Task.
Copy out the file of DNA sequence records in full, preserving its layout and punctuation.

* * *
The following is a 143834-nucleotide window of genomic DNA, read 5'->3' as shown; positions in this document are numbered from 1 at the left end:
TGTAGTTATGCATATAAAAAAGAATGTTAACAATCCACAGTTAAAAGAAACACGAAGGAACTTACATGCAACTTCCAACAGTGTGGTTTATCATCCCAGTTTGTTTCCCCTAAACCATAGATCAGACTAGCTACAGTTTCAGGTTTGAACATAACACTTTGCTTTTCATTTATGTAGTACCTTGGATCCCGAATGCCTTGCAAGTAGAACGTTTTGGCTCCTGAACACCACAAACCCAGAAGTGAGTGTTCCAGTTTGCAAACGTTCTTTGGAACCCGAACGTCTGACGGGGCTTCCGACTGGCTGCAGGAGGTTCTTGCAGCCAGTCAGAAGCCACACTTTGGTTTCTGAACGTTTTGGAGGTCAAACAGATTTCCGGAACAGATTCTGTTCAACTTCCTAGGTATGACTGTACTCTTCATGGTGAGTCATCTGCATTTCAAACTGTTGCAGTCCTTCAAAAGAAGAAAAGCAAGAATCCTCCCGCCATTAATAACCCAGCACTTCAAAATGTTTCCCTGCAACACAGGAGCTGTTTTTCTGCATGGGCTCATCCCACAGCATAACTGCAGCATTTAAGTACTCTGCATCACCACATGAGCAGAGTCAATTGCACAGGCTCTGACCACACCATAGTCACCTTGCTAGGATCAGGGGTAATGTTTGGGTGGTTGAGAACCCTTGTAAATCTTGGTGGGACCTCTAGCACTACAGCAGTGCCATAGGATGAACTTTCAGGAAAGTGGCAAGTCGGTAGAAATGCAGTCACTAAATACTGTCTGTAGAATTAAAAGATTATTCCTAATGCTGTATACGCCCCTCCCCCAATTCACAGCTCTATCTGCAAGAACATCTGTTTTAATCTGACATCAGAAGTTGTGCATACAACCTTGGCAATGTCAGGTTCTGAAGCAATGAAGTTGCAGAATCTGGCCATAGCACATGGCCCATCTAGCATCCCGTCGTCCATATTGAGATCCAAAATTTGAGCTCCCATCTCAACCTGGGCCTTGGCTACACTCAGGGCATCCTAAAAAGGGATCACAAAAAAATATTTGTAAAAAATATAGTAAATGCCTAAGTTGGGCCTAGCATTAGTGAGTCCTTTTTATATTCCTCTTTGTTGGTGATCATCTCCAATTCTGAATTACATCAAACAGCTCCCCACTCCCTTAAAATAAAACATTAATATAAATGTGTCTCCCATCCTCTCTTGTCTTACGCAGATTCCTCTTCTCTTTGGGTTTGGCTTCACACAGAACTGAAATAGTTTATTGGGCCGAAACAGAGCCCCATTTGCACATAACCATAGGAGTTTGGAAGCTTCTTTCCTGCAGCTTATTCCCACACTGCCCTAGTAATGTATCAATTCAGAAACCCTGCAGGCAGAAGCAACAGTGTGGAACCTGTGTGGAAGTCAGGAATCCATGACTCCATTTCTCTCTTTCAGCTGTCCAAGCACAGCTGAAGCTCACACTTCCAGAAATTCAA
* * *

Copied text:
The following is a 143834-nucleotide window of genomic DNA, read 5'->3' as shown; positions in this document are numbered from 1 at the left end:
TGTAGTTATGCATATAAAAAAGAATGTTAACAATCCACAGTTAAAAGAAACACGAAGGAACTTACATGCAACTTCCAACAGTGTGGTTTATCATCCCAGTTTGTTTCCCCTAAACCATAGATCAGACTAGCTACAGTTTCAGGTTTGAACATAACACTTTGCTTTTCATTTATGTAGTACCTTGGATCCCGAATGCCTTGCAAGTAGAACGTTTTGGCTCCTGAACACCACAAACCCAGAAGTGAGTGTTCCAGTTTGCAAACGTTCTTTGGAACCCGAACGTCTGACGGGGCTTCCGACTGGCTGCAGGAGGTTCTTGCAGCCAGTCAGAAGCCACACTTTGGTTTCTGAACGTTTTGGAGGTCAAACAGATTTCCGGAACAGATTCTGTTCAACTTCCTAGGTATGACTGTACTCTTCATGGTGAGTCATCTGCATTTCAAACTGTTGCAGTCCTTCAAAAGAAGAAAAGCAAGAATCCTCCCGCCATTAATAACCCAGCACTTCAAAATGTTTCCCTGCAACACAGGAGCTGTTTTTCTGCATGGGCTCATCCCACAGCATAACTGCAGCATTTAAGTACTCTGCATCACCACATGAGCAGAGTCAATTGCACAGGCTCTGACCACACCATAGTCACCTTGCTAGGATCAGGGGTAATGTTTGGGTGGTTGAGAACCCTTGTAAATCTTGGTGGGACCTCTAGCACTACAGCAGTGCCATAGGATGAACTTTCAGGAAAGTGGCAAGTCGGTAGAAATGCAGTCACTAAATACTGTCTGTAGAATTAAAAGATTATTCCTAATGCTGTATACGCCCCTCCCCCAATTCACAGCTCTATCTGCAAGAACATCTGTTTTAATCTGACATCAGAAGTTGTGCATACAACCTTGGCAATGTCAGGTTCTGAAGCAATGAAGTTGCAGAATCTGGCCATAGCACATGGCCCATCTAGCATCCCGTCGTCCATATTGAGATCCAAAATTTGAGCTCCCATCTCAACCTGGGCCTTGGCTACACTCAGGGCATCCTAAAAAGGGATCACAAAAAAATATTTGTAAAAAATATAGTAAATGCCTAAGTTGGGCCTAGCATTAGTGAGTCCTTTTTATATTCCTCTTTGTTGGTGATCATCTCCAATTCTGAATTACATCAAACAGCTCCCCACTCCCTTAAAATAAAACATTAATATAAATGTGTCTCCCATCCTCTCTTGTCTTACGCAGATTCCTCTTCTCTTTGGGTTTGGCTTCACACAGAACTGAAATAGTTTATTGGGCCGAAACAGAGCCCCATTTGCACATAACCATAGGAGTTTGGAAGCTTCTTTCCTGCAGCTTATTCCCACACTGCCCTAGTAATGTATCAATTCAGAAACCCTGCAGGCAGAAGCAACAGTGTGGAACCTGTGTGGAAGTCAGGAATCCATGACTCCATTTCTCTCTTTCAGCTGTCCAAGCACAGCTGAAGCTCACACTTCCAGAAATTCAA